Jul 242014

How the Story of Naaman Reveals a New Cure for Diseases

© Josephine Bacon, 2014


The Biblical story of Naaman, commander of the armies of Aram (the Syrians were just as belligerent in those days!) was cured of what the Bible[1] refers to as “leprosy” which was probably a skin disease such as psoriasis or sebhorreic dermatitis – by bathing seven times in the Jordan River at the behest of the prophet Elisha. Sound fanciful? Yes, but there may be something in it.

In the desperate search for alternatives to currently known antibiotics—one that world leaders, such as David Cameron, have urged drug companies to engage in as a priority—a potential new cure for certain bacterial infections has been found and it lives in rivers.

This wonder cure is an amoeba, a one-celled organism, that merges with others of the same species when it runs out of food to form a myxomycete or slime-mold. Its scientific name is Dictyostelium discoideum. The organism lives in rivers as an amœba, clumping together in wet places, whether in water or in damp forest soils. It lives on a diet of certain groups of bacteria many of which are harmful to humans and animals.

What makes this one-celled organism different to antibiotics derived from fungi (molds) is that it does not kill the bacteria or stop them reproducing as fungi do—it eats them! One of the bacteria to which D. discoideum appears to be particularly partial is Seratia marcescens, a strain that has been found to be responsible for a range of infections that are often contracted in hospital. The amoeba does not “eat” all types of bacteria and does not distinguish between gram positive and gram negative species but it has a fondness for several bacteria that are seriously dangerous to humans. It is also easily cultivatable in the laboratory.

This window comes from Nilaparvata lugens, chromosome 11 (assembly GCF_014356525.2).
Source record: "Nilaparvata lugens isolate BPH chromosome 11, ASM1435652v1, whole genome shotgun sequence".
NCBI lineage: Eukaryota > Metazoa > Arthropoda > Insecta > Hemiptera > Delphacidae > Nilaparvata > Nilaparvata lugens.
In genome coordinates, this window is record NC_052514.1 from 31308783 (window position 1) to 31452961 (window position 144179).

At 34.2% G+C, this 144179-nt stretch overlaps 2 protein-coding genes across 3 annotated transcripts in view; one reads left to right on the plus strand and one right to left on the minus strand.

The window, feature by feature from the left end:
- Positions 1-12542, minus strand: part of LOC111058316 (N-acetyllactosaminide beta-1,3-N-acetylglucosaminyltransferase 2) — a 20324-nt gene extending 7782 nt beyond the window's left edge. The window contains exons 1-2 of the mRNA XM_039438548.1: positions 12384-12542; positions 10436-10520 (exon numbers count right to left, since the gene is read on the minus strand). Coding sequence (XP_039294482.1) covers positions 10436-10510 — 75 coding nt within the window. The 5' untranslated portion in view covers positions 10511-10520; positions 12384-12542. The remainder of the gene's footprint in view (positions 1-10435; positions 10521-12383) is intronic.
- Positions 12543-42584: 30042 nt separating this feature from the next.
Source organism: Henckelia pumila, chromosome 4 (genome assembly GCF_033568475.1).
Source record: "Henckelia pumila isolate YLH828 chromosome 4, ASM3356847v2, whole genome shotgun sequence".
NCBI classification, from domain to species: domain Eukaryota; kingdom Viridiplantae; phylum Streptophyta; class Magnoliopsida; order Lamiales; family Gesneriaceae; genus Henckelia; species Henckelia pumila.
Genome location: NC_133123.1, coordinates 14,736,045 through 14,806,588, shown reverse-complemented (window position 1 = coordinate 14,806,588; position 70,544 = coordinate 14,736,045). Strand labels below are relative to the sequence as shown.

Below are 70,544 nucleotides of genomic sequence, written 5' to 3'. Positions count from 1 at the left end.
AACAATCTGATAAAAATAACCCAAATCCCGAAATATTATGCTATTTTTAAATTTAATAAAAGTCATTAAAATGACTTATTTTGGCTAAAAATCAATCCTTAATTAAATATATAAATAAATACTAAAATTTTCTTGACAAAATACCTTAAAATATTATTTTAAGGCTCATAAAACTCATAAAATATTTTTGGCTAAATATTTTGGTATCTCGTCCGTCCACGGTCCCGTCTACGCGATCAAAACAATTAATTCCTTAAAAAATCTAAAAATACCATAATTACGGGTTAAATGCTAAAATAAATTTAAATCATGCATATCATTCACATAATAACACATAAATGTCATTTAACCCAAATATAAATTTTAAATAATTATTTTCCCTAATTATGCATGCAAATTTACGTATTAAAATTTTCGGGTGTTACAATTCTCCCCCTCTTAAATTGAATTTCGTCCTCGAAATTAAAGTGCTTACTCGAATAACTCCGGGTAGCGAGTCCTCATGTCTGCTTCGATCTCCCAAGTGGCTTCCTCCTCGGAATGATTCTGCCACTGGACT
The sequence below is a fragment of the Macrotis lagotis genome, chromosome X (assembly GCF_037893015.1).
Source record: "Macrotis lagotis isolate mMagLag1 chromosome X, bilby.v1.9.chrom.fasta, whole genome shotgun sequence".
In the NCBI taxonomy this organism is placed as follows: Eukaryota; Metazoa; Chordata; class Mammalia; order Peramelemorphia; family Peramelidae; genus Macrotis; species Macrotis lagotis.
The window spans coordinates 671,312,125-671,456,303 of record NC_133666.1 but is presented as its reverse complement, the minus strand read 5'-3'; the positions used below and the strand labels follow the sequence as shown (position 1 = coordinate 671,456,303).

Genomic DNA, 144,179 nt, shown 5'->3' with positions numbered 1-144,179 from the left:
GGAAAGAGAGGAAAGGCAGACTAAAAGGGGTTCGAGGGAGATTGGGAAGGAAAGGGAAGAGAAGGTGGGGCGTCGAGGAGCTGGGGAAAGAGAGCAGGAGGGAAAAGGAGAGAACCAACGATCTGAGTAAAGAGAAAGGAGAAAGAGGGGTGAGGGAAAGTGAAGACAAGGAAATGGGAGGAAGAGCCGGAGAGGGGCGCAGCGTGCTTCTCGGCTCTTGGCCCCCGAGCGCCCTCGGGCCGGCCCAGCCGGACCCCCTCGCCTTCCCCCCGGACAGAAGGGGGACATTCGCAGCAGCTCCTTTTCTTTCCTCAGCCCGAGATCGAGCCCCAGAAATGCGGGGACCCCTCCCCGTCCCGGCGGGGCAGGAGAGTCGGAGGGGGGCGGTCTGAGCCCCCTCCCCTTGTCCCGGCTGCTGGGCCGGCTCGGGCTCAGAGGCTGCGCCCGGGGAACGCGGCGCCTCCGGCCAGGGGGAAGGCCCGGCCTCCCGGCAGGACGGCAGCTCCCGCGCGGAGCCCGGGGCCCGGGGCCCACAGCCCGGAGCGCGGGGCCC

The slime-molds, the group to which Dictyostelium discoideum belongs, are a group of living things about which not nearly enough is yet known. They grow on any kind of rotting vegetation all over the world and although microscopic, when they clump together they are very much visible, especially as they are often brightly colored. One well-known species often encountered in American and European woodlands is Wolf’s Milk (Lycogala epidendrum) a scattering of pink blobs growing on rotten trunks throughout the Eastern and Western United States (though for some reason not in the center of the country).

Myxomycetes were once considered to be fungi but they have one distinctive property which has caused scientist to put them in a separate classification—they can move! The fruiting body, known as a plasmodium, slowly creeps over the medium on which it is growing! Scientists still do not classify slime-molds as animal (though the rabbis will have to decide whether they are animal for the benefit of patients being treated with drugs derived from them!) but put them in category that is midway between plants and animals. In every other way, the slime-molds resemble bacteria, but, unlike bacteria, their cells contain a nucleus.

Because this particular slime-mold has catholic tastes (!) and feeds on a wide range of bacteria, the bacteria are unlikely to be able to develop resistance to it, at least in the near future, so it holds out hope for treating a wide range of infections, from skin diseases to bacteria causing typhoid fever.

D. discoideum was discovered and written up as long ago as 1935, but its curative properties have only recently been discovered and they could point the way to using other slime-molds for medicinal purposes.


Dictyostelium discoideum in slime-mould form

Dictyostelium discoideum in slime-mould form


[1]II Kings, chapter 5.

 Leave a Reply

You may use these HTML tags and attributes: <a href="" title=""> <abbr title=""> <acronym title=""> <b> <blockquote cite=""> <cite> <code> <del datetime=""> <em> <i> <q cite=""> <s> <strike> <strong>